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What is stage 3 prostate cancer?

Diana Meeks
Diana Meeks on behalf of Sigma Nursing
Family Practitioner

Stage 3 prostate cancer has progressed to tissues near the prostate such as the seminal vesicles, but has not invaded the lymph nodes. The prostate is a small organ normally the size of a walnut that functions as part of the male reproductive system, producing and transporting semen.

Stage 3 prostate cancer is part of the second most common cancer type after skin cancer. Prostate cancer is also the second-highest cause of death among men suffering from cancer. Of the 2,276,112 men with a history of prostate cancer in the United States in 2007, 12 percent were at a stage (such as stage 3) in which the disease was still localized around the prostate and regional organs.

Effects of stage 3 prostate cancer can primarily be found in the male urinary and reproductive systems. Urinary problems can include difficulty starting and stopping urination or a weakened urine stream, feeling the need to urinate more than usual, blood in the urine, or a burning sensation during urination. Reproductive symptoms include difficulty achieving an erection or blood in the semen. Stage 3 prostate cancer can also cause pain in the bones and muscles of the pelvic area such as the hips, thighs, and lower back, as well as swollen legs.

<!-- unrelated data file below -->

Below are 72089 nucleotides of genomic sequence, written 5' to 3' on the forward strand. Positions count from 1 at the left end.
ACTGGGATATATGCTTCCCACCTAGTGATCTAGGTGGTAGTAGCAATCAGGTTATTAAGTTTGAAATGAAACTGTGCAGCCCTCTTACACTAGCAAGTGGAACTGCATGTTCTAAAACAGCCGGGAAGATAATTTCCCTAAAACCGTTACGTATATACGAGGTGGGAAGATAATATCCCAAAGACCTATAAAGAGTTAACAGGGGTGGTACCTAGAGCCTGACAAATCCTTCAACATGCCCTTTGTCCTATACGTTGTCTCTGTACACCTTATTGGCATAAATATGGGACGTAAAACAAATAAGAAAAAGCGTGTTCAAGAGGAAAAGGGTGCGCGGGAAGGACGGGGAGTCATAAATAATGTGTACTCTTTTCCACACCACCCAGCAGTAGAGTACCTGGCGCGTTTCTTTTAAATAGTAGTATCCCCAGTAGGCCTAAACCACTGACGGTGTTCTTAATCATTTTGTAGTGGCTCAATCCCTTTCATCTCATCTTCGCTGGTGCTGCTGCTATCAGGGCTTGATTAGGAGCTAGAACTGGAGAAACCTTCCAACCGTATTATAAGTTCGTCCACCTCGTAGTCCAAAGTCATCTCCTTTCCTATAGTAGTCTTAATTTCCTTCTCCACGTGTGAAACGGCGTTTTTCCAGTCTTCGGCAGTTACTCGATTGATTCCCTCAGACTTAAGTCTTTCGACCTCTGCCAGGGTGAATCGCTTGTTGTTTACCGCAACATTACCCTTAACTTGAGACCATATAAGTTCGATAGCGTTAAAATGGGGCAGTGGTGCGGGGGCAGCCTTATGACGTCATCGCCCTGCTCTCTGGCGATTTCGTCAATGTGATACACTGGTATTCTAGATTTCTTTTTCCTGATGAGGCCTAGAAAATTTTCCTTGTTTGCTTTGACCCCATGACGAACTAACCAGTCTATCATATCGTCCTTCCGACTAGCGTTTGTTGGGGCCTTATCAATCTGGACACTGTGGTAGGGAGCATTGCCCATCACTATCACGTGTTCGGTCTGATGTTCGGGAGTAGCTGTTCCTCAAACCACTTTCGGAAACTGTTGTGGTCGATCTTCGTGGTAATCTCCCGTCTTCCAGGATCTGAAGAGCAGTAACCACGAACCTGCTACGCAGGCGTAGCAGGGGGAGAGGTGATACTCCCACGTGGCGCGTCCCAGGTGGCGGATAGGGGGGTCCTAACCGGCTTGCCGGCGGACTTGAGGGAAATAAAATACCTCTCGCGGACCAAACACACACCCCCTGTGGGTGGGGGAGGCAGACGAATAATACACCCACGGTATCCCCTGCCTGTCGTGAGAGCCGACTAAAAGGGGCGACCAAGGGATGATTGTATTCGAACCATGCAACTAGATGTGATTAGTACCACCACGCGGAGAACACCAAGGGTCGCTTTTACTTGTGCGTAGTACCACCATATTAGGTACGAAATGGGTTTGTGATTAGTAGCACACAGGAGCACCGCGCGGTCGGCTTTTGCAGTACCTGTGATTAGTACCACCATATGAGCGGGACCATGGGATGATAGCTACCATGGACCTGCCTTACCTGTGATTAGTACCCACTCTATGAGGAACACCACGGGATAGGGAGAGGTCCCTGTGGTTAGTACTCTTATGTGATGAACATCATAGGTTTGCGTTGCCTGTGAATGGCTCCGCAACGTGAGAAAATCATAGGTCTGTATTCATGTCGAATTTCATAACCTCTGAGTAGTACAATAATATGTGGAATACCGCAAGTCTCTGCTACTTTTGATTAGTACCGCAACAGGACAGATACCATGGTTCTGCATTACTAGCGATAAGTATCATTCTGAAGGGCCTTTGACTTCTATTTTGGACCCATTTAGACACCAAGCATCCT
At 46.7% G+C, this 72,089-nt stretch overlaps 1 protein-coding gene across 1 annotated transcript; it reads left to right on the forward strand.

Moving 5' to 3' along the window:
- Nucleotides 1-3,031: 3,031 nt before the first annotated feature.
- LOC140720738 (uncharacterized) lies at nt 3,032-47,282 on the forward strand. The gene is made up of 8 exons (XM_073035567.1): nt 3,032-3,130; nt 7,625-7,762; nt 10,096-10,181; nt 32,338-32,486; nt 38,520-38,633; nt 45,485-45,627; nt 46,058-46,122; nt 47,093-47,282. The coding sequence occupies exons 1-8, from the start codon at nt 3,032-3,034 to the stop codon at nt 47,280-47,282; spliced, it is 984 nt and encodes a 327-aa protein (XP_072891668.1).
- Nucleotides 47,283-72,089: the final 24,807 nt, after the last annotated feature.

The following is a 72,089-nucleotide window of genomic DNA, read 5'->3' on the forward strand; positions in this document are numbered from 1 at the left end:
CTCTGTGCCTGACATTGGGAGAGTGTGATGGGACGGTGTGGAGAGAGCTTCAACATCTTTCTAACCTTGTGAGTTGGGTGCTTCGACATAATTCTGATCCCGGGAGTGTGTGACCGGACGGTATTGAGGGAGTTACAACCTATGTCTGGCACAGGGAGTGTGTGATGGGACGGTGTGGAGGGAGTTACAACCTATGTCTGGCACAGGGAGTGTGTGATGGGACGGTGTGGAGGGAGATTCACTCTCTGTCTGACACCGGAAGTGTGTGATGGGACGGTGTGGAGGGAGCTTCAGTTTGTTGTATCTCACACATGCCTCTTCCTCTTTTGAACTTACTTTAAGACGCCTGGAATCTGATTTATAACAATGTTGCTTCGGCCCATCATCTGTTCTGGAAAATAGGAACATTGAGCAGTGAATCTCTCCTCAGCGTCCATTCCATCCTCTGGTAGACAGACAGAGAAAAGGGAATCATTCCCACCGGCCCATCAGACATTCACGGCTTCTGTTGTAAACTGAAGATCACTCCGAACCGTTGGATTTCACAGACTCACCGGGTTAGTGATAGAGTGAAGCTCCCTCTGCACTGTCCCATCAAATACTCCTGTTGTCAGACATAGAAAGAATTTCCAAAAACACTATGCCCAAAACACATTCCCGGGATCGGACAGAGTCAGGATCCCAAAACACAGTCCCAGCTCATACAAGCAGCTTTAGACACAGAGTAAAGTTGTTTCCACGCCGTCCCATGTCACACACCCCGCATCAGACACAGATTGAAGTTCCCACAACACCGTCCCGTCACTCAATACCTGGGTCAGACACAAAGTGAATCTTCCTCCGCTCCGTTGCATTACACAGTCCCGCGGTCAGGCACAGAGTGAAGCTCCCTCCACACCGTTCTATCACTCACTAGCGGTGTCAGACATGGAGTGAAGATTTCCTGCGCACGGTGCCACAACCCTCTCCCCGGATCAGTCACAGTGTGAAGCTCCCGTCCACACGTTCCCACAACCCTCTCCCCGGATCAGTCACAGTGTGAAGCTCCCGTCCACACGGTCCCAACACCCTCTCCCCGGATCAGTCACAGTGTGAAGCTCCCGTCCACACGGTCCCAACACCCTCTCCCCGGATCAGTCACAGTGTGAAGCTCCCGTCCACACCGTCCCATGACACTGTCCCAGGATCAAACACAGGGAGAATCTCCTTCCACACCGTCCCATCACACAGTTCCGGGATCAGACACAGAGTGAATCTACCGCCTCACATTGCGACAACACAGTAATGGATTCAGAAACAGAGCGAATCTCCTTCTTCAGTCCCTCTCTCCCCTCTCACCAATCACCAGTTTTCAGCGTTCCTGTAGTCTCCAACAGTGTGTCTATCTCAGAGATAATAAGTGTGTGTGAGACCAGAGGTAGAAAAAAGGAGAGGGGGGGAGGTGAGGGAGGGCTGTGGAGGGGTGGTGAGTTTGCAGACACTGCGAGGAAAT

Stage 3 prostate cancer is generally detected and diagnosed through routine screening. Prostate cancer can be detected even before symptoms begin to appear. There are two common tests for the disease: digital examination, in which the doctor physically feels the prostate using a lubricated finger inserted through the rectum; and the prostate-specific antigen (PSA) test, which is a blood test. If either of these tests indicates the potential for prostate cancer, further tests will be ordered, possibly including an ultrasound and a biopsy, or sample, of prostate tissue. Although it is possible to detect and diagnose stage 3 prostate cancer before symptoms appear, the practice remains controversial, as early detection of prostate cancer is not necessarily linked to higher survival rates.

With the right medical attention, the outlook for stage 3 prostate cancer is actually not as serious as might first be assumed. If prostate cancer is caught before it has a chance to spread to other parts of the body outside the immediate region of the prostate, long-term survival rates are extremely favorable, with a 5-year relative survival rate of 100 percent, and most people with the disease living as long as their healthy counterparts. This is due in part to the fact that the disease is often not detected until late in life.

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Important: This content reflects information from various individuals and organizations and may offer alternative or opposing points of view. It should not be used for medical advice, diagnosis or treatment. As always, you should consult with your healthcare provider about your specific health needs.